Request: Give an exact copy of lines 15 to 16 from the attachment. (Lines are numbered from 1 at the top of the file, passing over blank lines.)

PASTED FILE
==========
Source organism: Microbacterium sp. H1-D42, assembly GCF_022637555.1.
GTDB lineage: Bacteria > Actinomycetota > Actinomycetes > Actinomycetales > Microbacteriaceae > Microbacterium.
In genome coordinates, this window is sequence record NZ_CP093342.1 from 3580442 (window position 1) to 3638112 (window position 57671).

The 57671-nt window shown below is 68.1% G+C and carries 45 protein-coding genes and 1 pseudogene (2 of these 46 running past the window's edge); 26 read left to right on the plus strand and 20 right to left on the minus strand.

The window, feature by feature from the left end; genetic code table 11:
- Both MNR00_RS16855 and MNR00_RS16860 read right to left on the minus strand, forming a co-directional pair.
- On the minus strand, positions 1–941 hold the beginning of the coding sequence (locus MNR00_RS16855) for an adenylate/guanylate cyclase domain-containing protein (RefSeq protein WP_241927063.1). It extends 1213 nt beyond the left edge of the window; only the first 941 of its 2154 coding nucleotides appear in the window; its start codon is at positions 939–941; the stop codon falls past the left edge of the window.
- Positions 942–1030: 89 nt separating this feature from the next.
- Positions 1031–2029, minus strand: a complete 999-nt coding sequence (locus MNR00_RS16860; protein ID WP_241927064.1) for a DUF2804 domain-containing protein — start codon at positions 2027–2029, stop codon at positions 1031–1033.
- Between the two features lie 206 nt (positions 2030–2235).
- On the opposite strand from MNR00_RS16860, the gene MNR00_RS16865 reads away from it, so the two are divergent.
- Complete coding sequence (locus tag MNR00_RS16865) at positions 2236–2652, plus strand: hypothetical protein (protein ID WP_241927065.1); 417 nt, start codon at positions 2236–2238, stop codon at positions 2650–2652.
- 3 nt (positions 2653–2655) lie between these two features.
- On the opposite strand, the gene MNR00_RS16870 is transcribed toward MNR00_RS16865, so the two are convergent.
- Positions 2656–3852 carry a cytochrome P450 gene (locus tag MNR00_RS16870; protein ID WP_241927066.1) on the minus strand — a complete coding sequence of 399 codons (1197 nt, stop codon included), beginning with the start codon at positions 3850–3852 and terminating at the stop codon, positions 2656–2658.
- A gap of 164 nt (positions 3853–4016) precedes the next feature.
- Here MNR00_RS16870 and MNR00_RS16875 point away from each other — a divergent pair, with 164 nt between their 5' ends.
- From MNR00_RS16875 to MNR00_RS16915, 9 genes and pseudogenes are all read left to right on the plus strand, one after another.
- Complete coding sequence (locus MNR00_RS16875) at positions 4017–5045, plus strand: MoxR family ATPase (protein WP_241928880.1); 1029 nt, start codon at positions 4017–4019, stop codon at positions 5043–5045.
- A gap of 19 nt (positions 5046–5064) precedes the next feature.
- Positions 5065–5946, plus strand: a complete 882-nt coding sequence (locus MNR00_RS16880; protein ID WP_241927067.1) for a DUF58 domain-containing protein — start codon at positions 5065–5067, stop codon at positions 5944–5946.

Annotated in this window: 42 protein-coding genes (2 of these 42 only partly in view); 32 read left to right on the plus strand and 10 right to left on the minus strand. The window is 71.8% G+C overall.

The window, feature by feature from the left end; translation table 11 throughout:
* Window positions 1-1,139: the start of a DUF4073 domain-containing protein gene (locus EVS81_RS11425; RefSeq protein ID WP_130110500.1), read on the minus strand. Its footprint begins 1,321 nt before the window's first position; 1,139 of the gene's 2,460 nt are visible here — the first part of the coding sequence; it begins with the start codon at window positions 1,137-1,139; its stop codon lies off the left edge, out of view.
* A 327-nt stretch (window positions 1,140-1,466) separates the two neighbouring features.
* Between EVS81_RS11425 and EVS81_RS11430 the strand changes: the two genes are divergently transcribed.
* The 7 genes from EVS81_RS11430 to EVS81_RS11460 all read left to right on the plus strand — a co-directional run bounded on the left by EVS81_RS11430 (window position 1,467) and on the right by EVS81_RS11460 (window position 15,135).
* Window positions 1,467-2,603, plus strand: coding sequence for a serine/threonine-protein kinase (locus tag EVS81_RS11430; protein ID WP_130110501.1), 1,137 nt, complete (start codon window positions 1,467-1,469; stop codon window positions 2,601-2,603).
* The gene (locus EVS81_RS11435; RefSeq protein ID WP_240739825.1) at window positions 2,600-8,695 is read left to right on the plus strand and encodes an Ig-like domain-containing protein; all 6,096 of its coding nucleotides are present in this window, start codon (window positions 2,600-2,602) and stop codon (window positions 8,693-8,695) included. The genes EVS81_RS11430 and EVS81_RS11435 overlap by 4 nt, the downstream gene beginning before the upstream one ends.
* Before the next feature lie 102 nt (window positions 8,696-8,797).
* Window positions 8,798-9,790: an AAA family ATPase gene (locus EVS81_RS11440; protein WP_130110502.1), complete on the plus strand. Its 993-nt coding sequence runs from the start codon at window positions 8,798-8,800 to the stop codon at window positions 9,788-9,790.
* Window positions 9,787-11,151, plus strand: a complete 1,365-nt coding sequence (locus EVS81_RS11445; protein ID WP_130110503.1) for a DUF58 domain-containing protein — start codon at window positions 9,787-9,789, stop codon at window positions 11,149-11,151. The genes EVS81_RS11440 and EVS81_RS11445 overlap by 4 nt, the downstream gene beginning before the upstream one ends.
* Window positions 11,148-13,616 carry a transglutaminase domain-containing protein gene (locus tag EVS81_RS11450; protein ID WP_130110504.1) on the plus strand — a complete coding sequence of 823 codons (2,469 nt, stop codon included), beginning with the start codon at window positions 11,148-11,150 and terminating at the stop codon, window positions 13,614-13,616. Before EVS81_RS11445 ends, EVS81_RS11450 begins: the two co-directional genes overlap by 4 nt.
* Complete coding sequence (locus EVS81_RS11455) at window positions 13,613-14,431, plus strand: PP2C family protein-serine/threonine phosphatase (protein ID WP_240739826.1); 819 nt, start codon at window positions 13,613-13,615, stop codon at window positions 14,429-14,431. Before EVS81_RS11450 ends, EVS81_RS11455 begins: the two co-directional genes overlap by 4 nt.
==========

- Positions 2656–3852 carry a cytochrome P450 gene (locus tag MNR00_RS16870; protein ID WP_241927066.1) on the minus strand — a complete coding sequence of 399 codons (1197 nt, stop codon included), beginning with the start codon at positions 3850–3852 and terminating at the stop codon, positions 2656–2658.
- A gap of 164 nt (positions 3853–4016) precedes the next feature.